[ntp:questions] Re: Sufficient # servers to sync to

Richard B. Gilbert rgilbert88 at comcast.net
Thu Mar 17 16:30:49 UTC 2005


John Sasso wrote:

>Richard,
>
>Thanks for the response!  The data centers are roughly 20 mi apart, so
>latency won't be an issue.
>
>Question regarding 3 NTP servers and sanity-checking.  I can understand that
>if one out of the 3 failed such that it could not longer be contacted then
>the other two would pose a dilemma to the client, as you noted.  However,
>suppose the one failed in such a manner that it could still be contacted and
>give out time but it provided clearly erroneous time.  In this situation,
>wouldn't the other two provide a "sanity check" against the falseticker?  My
>logic here is that if this is the case, and since we will monitor the
>health/uptime of the Stratum-1's (since we own them), then 3 would be
>sufficient since if one of the Stratum-1's fail then its outage time would
>be 1-3 days (depending on how fast we can get a replacement shipped to us).
>The remaining two would still provide time.
>
>Thanks!
>
>--john
>
>"Richard B. Gilbert" <> wrote in message
>news:88SdnTK4KtYVAaTfRVn-qg at comcast.com...
>  
>
>>John Sasso wrote:
>>
>>    
>>
>>>I am working on a design for the NTP infrastructure for our company.  We
>>>purchased 6 Stratum-1, GPS-sync'd NTP servers, three for each of our two
>>>data centers located at remote sites.  We have a number of subnets at
>>>      
>>>
>each
>  
>
>>>of our secured sites, each secured by a firewall.
>>>
>>>According to
>>>      
>>>
>>http://ntp.isc.org/bin/view/Support/SelectingOffsiteNTPServers#Section_5.3.
>>    
>>
>3.
>  
>
>>>it suggests NTP clients should sync to a minimum of 4 NTP servers.
>>>Specifically, it states:
>>>
>>>"While the general rule is for 2n+1 to protect against "n" falsetickers,
>>>this actually isn't true for the case where n=1. It actually takes 2
>>>      
>>>
>servers
>  
>
>>>to produce a "candidate" time, which is really an interval. The winner is
>>>the shortest interval for which more than half (counting the two that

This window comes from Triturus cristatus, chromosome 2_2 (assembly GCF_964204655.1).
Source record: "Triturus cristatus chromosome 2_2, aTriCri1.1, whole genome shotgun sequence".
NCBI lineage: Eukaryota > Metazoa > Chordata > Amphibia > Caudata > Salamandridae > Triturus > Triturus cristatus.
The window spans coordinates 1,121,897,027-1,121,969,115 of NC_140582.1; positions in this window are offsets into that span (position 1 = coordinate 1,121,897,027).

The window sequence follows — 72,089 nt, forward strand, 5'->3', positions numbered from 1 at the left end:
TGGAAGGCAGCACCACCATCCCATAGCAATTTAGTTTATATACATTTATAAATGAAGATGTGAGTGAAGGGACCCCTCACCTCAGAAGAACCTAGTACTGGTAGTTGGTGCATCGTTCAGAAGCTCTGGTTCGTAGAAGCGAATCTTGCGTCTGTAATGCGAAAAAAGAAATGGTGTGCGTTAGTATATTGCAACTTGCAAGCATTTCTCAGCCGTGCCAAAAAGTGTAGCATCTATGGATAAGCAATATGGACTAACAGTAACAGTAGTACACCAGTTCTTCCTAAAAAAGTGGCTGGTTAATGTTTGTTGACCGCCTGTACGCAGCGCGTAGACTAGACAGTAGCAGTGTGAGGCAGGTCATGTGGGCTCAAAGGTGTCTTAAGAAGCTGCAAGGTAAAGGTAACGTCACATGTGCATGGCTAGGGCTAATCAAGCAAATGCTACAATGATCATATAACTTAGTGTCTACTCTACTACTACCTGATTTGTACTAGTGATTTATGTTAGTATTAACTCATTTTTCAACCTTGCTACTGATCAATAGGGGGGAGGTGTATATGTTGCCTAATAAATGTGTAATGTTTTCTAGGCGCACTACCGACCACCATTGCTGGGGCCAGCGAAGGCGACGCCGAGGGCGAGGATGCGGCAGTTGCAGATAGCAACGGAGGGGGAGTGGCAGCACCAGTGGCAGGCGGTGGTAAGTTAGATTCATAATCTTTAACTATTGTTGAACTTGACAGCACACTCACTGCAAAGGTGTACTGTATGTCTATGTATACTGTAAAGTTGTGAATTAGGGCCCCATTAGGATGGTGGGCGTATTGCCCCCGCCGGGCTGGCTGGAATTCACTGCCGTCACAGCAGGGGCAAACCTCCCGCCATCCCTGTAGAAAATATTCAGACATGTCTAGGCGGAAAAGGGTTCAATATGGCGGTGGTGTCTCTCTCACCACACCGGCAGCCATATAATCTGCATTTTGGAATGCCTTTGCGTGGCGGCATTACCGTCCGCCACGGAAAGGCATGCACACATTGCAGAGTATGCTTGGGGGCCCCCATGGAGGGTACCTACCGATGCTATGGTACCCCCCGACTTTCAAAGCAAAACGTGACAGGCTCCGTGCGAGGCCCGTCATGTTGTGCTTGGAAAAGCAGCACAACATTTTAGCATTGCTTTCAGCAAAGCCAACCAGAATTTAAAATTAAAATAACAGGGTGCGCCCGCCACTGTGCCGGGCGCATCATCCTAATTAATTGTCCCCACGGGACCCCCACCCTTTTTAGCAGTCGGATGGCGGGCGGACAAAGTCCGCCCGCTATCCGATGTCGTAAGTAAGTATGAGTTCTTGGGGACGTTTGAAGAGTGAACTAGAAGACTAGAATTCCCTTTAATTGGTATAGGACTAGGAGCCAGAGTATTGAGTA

>>>      
>>>
>define
>  
>
>>>the interval) have an offset (+/- the dispersion) that lies on the
>>>      
>>>
>interval
>  
>
>>>and that contains the point of greatest overlap."
>>>
>>>In the past, I've had NTP clients sync to up to 3 [out of 4] Stratum-2
>>>      
>>>
>NTP
>  
>
>>>servers.  The 4 NTP servers each sync'd to 4 off-site Stratum-1 NTP
>>>      
>>>
>servers,
>  
>
>>>as well as off one-another for additional sanity checking.
>>>
>>>For the design, is it overkill for me to require to NTP clients to sync
>>>      
>>>
>to 4
>  
>
>>>NTP servers?  How about just 3?  The NTP clients consist of Cisco routers
>>>and firewalls, Windows, Sun, and Linux systems.  Part of the environment
>>>uses Windows AD w/ Kerberos as well as SSL, which I think require
>>>      
>>>
>accurate
>  
>
>>>time.
>>>
>>>--john
>>>
>>>
>>>
>>>
>>>      
>>>
>>Many people would be satisfied with one "good" server.  If the
>>consequences of that one "good" server being wrong someday are
>>sufficiently serious to justify the expense, then four servers is the
>>way to go.   Those four servers don't all have to be on-site and running
>>GPS reference clocks, but you do need four.  The problem with three is
>>that if one fails you have two left and no way to determine which, if
>>either, is correct when they disagree.
>>
>>If your two data centers are not unreasonably far apart it might make
>>sense to have each serve as a backup to the other.   Everybody
>>configures six servers.   In each data center, one of the local servers
>>will probably be selected but five others are available as a sanity
>>check and "advisory committee".  For sites more than two or three
>>hundred miles apart, the network delays may add enough uncertainty to
>>make this choice undesirable.
>>    
>>
>
>  
>
Take an extreme case:

Server A says it's 11:53
Server B says it's 11:55
Server C says it's 23:52

Server C has clearly lost its mind, but which of the two remaining 
servers do you believe?  Flip a coin and you have a something like a 50% 
probability that you are off by as much as two minutes.

Add Server D which thinks it's 11:52 and the algorithm will pick server 
A.  You may still not have the exact time but you can have a little 
confidence that you've got the best available guess.

In the real world the differences will probably be in tens or hundreds 
of milliseconds (using network servers) rather than minutes but the 
example illustrates the principles involved.




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